Is cat personality linked to coat colour and type?
People like to think that there is a connection between the appearance of someone or an animal and their personality. British people refer to tortoiseshell cats as being "naughty torties" or having "catitude". Sometimes blotched tabbies are referred to as "real homebodies". And mackerel tabbies are seen as being independent. While white patches on a cat's coat have a calming effect on the personality.
Incidentally, it is not until fairly recently that people started to understand that domestic cats have a personality. Even scientists believed that only humans had personalities. That seems hard to believe nowadays.
|Is this tortie a naughty cat? Photo:Twitter.|
I've always felt that red tabby cats have good relaxed characters. Red tabbies are also called ginger or marmalade cats. They always seem to be spoken of in glowing terms as companions with nice, affable characters. But this is all anecdotal. To turn to science, some scientists believe that the biochemistry that creates different coat colours and types also affects the cat's brain. This is called "pleiotropy". But apparently there is little evidence to support this scientific theory says Dr Bradshaw in Cat Sense.
Perhaps we are on a more solid scientific footing when we turn our attention to the purebred, pedigree cats. With pedigree cats there is a lineage so we know the parents and grandparents; in short, there is a family tree, which allows scientists to study the inheritance of the genes.
There is a relatively restricted gene pool in breeding lines which allows the temperament of a founding cat to be brought forward all the way down the breeding line. So, for example, there is a limited number of high-quality male cats within each breed who are available to produce the type of coat desired as per the breed standard. As a result, the personality of these tomcats becomes predominant within a section of all the cats in a single breed.
For example, there was a time about 20 years ago when British Shorthair cats bred in Scotland with tortoiseshell, cream and especially red coats were difficult to handle. They traced this personality trait back to a single male cat who had a difficult personality. This, incidentally, is an example of breeders breeding for appearance over personality. This founding, male cat was unsuitable, it seems.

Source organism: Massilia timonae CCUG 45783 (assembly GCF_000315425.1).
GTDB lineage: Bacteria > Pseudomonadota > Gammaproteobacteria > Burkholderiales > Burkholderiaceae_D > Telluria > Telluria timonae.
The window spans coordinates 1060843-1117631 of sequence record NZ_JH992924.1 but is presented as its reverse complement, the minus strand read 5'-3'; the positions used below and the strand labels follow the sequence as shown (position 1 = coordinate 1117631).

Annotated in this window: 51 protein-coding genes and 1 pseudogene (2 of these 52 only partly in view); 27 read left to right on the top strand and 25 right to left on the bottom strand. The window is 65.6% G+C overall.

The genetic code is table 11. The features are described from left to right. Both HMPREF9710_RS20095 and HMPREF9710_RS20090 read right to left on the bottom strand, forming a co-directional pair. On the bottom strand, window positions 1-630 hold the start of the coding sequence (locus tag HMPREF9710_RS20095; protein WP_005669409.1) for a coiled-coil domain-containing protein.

And also pointed cats, which you will see both in the Siamese and other pedigree cats and indeed in non-pedigree cats, are likely to be vocal. This is a well-known trait for Siamese cats. The reason, it is said, is because the gene that causes the points i.e. the dark extremities to the cat's body are rare unless that cat has at least one Siamese in its recent ancestral past.
Another way in which coat type and colour can be linked to personality is when the gene that controls the coat is physically close, on the same chromosome, as the gene that affects the way the brain develops. Under these circumstances the chances that a kitten will inherit the combination of these two genes, one affecting the coat and one affecting the brain is much higher. They tend to be inherited together although it doesn't always happen.
An example would be the dominant white gene which causes a cat's coat to be devoid of pigment and therefore is white, sits next to a gene which causes both eyes to be blue and the cat to be deaf. That's why white cats are often deaf with blue eyes or they have odd-eye colour. Because the cat is deaf it affects their personality and therefore in this instance coat type and colour affects personality.
I am indebted to Dr John Bradshaw for the above. Some more...
One aspect of people attaching personality to coat type is that it may colour their opinion of their cat (excuse the pun). The point that I am getting at is that if a person believes that tortoiseshell cats are naughty and if with that belief, they mishandle their tortoiseshell cat and are scratched, the two aspects to their relationship come together which may result in the cat being relinquished to a shelter.
A study found that participants were likely to attribute friendliness to orange cats and intolerance to tricolour cats and aloofness to white and tricolour cats. White cats were seen as being more shy and calmer than cats of other colours.
The participants to the study said that they thought personality was more important than colour when selecting a cat companion. This is interesting because cat breeders of purebred cats attach more importance to appearance that personality. There appears to be a disconnect between cat breeders and their clients.